ConQnA: Dramatic Writing Interview Series

I’ve realized over the last year that I’ve gained quite a few screenwriting friends.

Whether just becoming interested or been writing scripts for a few years, I have quite a few friends who at least know what Final Draft is and intend to use it soon. Because of this, because I’d love to have a solid reason for more content on my blog, and because it’s always good to hear about people’s writing journeys, I’m starting a ConQnA series! (I’m a little on how Con worked its way in there…)

Basically, I will interview my friends (and whoever else wants to jump in — email me below) and post their responses here.

I think it will be good to explore what inspired others to become TV writers — and screenwriters and playwrights, because I don’t discriminate against medium (except reality. I middle-key discriminate against reality TV folk). Also, in this #OscarsSoWhite era, it is important to me to highlight my friends of color who want to write for TV and Film (and Theater). Our voices need to be heard as much as possible. The early stages of writing a project is often a great place to begin your diversity and inclusion — by the time it gets to the screen/stage, it feels more authentic.

Next week, I will be uploading these interviews. I’m excited! I’ve already gotten a couple and it makes me so happy that these friends of mine want to support this project of mine. I’m also proud of myself that I finally took the initiative to ask them to do it — something that’s not always easy for me as an introvert and a procrastinator. I’ve made great strides in starting projects in 2016 — which I hope continues (and becomes a lucrative adventure).

If you’d like to be apart of this series, please email me at constance.gibbs@gmail.com. Include ConQnA in your subject so I know what it’s in regards to.

First ConQnA Post next Tuesday! Then weekly after that for as long as I have interviews to post.

Banner stock photo from RekitaNicole.com. Shout out Black-owned stock photo sites!

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Emmys Month: Black at the Emmys (Infographic)

I created this infographic to show some stats I’ve discovered as I researched Black actors at the Emmy awards. I focused on the acting, directing, and writing categories and found some interesting things. In addition to the facts on the graphic, below are some other facts I couldn’t fit on there.

Black at the Emmys

Black at the Emmys (Acting, Writing, Directing)

  • The category with the most wins? Best Writing in a Variety Show (8) (Though, those are split between just 3 people: Wyatt Cenac with 4 from the Daily Show and Chris Rock with 4. Wanda Sykes has two co-won with Chris.), followed by Outstanding Supporting Actor in a Drama (8) and Lead Actor in a Drama (5).
  • I think Chris Rock and Wanda Sykes are the only black duo to win.
  • Best Lead Actor in a Drama has 5 wins but there hasn’t been a winner since 1998 and no one has even been nominated since 2001 (Andre Braugher was the last in both wins and noms for the category).
  • There wasn’t a single nomination for Best Lead Actor in a Comedy in the 90s. Not one. (Weren’t the 90s the heyday of black sitcoms?)
  • Phylicia Rashad is the last actress to be nominated for Best Lead Actress in a Comedy, back in 1986. Did the Emmy voting committee really not see Tracee Ellis Ross in blackish this year? Or any of the other black actresses in the last 30 years? The last person to win in that category was Isabel Sanford (The Jeffersons) back in 1981.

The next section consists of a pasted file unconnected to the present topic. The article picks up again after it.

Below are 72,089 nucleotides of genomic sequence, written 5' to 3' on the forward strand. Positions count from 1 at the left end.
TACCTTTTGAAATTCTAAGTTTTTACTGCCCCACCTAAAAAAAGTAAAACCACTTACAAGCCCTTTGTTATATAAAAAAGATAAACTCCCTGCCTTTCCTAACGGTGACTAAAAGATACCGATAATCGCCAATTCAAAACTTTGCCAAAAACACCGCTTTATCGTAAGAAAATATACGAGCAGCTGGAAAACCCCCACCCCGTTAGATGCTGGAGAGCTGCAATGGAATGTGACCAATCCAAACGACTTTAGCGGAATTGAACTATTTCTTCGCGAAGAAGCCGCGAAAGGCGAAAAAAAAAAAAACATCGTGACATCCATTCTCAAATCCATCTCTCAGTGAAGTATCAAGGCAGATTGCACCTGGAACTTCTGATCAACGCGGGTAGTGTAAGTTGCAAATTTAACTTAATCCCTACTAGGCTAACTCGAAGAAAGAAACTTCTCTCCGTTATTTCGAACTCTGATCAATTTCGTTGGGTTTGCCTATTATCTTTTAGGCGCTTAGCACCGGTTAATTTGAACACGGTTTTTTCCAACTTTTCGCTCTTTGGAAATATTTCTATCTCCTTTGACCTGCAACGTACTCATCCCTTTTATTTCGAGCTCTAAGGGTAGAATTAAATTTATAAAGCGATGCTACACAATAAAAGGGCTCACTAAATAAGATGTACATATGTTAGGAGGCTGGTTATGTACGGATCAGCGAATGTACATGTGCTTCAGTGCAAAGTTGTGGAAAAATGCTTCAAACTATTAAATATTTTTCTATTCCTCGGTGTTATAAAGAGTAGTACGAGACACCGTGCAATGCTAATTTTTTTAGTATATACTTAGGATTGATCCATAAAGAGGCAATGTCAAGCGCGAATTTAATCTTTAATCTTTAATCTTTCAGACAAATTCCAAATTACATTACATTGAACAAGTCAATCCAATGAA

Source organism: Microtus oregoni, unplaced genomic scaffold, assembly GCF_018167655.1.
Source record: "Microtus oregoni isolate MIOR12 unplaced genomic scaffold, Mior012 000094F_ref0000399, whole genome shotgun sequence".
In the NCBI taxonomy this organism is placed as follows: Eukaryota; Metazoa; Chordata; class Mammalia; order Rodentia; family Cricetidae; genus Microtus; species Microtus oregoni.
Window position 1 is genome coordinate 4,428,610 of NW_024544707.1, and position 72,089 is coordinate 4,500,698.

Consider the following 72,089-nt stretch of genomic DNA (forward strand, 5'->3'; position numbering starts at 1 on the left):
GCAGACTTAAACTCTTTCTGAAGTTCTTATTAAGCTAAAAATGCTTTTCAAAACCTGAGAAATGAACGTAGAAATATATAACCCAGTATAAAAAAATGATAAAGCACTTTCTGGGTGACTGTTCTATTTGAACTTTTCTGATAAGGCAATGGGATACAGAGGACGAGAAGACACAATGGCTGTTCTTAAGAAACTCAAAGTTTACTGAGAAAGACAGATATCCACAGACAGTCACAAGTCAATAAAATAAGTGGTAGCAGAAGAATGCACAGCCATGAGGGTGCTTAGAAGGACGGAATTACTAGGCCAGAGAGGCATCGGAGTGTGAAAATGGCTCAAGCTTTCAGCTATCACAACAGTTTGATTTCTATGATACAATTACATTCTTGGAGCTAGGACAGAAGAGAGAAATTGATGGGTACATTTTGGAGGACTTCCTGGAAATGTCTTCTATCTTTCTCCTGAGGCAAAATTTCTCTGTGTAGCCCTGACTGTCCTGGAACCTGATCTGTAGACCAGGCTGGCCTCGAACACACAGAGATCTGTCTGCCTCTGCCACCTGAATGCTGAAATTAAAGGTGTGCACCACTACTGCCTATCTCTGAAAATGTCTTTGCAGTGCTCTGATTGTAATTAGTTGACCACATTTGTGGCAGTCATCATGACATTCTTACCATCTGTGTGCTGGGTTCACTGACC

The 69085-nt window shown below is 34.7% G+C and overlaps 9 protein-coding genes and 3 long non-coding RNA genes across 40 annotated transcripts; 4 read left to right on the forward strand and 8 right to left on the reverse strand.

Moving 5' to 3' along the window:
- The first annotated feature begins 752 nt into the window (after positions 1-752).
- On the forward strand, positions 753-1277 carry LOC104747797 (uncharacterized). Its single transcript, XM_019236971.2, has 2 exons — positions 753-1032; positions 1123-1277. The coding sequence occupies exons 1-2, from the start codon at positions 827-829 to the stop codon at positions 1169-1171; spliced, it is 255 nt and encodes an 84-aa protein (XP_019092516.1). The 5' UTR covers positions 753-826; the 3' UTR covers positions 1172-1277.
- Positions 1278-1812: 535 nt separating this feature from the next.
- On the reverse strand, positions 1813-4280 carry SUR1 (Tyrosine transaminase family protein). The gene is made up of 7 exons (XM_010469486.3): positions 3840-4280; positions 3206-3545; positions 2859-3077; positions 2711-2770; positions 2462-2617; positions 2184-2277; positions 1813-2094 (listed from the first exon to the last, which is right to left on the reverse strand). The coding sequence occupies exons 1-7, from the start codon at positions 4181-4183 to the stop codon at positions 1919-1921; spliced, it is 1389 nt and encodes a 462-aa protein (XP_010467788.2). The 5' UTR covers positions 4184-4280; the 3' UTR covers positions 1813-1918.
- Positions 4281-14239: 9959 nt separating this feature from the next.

• Viola Davis in 2015 became the first black woman to win Best Lead Actress in a Drama.
  • There hasn’t been a black winner of Best Supporting Actor in a Comedy since Robert Guillaume won for Soap in 1979.
  • No black male has won Best Supporting Actor in a Drama and there are no nominees this year (2015).
  • No black actress has won Best Supporting Actress in a Comedy since 1987, when Jackee Harry won for 227.
  • In acting, there are 255 nominations to date, with 41 total wins.
  • No black actress has won for Best Supporting Actress in a Drama since 1993 (Mary Alice, I’ll Fly Away).
  • I’m waiting for Chandra Wilson or Debbie’s Allen to be nominated for best director on Grey’s Anatomy. One day. So far, only three women have ever been nominated (Debbie Allen back in 1989 among them). None have won.
  • Shonda Rhimes, Dee Rees and Wanda Sykes are the only black women nominated for Best Writing in any category.
  • Larry Wilmore is the only black writer to be nominated for Best Writing in a Comedy. He won the year he was nominated in 2002 for The Bernie Mac Show.

For another great infographic of Emmys diversity wins and fails, check Lee and Low’s Diversity Gap graphic.

Any other notable Black at the Emmys facts that I’ve missed? Comment, tweet or contact me!

Gina Prince-Bythewood on Beyond the Lights and her start in television (I get a covert shout out!)

BTL1Shannon M Houston, writer for Paste Magazine, got to interview Love & Basketball writer/director Gina Prince-Bythewood about her latest movie Beyond the Lights. Before the interview, she asked me on Twitter what I would ask Gina. I knew that she wrote for A Different World at the beginning of her career, so I wanted to know if she’d ever return to television. Shannon asked the question and I got a covert shout out and a response! Here’s the quote:

Paste: Your name came up the other night while I was tweeting with Black Girl Nerds during a podcast. One of the co-hosts is a big fan of yours, and she suggested I ask you about transitioning from TV to film, and whether or not you’d consider a return to TV.